Prosecutors upgraded the charge against Fields from second- to first-degree murder during a Thursday preliminary hearing, and the judge certified it. Fields' defense attorney, Denise Lumsford, did not protest the upgrade, and Field himself was reportedly silent, AP reports.
Heyer's mother was present for the hearing, which saw the judge also certify the charges of one felony count of hit and run, five felony counts of malicious wounding and three felony counts of aggravated malicious wounding.
Fields' case will now be presented to a grand jury for indictment.
The case attracted significant media attention due to its connection to the August 12 rally, which saw 14 others wounded as white nationalist and white supremacist protesters clashed with police as well as left-wing counter-protesters. Heyer, a 32-year-old paralegal, was one such counter-protester. Two police officers were also killed when the helicopter they were using to monitor the situation crashed.
Lumsford has previously argued that the 20-year-old Fields was not a participant in the rallies, but a photograph taken earlier in the day places Fields at the scene. There is little doubt that Fields was behind the wheel of the car that took Heyer's life.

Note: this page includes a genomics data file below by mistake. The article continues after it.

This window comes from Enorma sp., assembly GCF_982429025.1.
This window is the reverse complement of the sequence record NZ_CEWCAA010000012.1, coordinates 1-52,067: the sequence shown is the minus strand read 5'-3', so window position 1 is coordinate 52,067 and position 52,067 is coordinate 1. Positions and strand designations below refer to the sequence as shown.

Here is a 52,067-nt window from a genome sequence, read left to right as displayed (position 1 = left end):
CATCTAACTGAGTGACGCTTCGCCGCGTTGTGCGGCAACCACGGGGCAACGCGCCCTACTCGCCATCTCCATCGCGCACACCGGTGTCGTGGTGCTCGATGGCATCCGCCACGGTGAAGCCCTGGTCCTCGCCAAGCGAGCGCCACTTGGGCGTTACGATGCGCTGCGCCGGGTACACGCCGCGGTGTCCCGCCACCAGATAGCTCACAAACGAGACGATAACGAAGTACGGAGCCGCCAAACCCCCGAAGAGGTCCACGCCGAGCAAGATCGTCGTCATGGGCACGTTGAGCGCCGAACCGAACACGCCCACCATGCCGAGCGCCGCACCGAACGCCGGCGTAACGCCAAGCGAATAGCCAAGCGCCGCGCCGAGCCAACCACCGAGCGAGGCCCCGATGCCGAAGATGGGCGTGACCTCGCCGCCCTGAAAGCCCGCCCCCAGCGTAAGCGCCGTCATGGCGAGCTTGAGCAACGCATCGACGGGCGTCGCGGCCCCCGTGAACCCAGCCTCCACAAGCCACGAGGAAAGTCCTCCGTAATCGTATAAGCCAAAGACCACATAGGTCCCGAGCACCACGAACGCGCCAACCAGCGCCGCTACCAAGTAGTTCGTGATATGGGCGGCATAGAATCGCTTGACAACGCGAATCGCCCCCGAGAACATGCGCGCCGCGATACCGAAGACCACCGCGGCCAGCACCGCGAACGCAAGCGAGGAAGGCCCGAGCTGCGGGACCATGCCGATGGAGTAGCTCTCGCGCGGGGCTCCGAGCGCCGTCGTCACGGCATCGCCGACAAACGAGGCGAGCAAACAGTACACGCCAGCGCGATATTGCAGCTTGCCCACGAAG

Reportedly, Fields soiled himself during the attack and burst into tears when he later found out that Heyer had died.
The violent protests attracted further attention when US President Donald Trump impugned "hatred, bigotry, and violence on many sides," instead of directly condemning white nationalism as many, including members of his own cabinet, had done.
Virginia law defines first-degree murder as the "willful, deliberate, and premeditated killing" of another person. It is a Class-2 felony and can be punished with life in prison. Second-degree murder carries a maximum sentence of 40 years.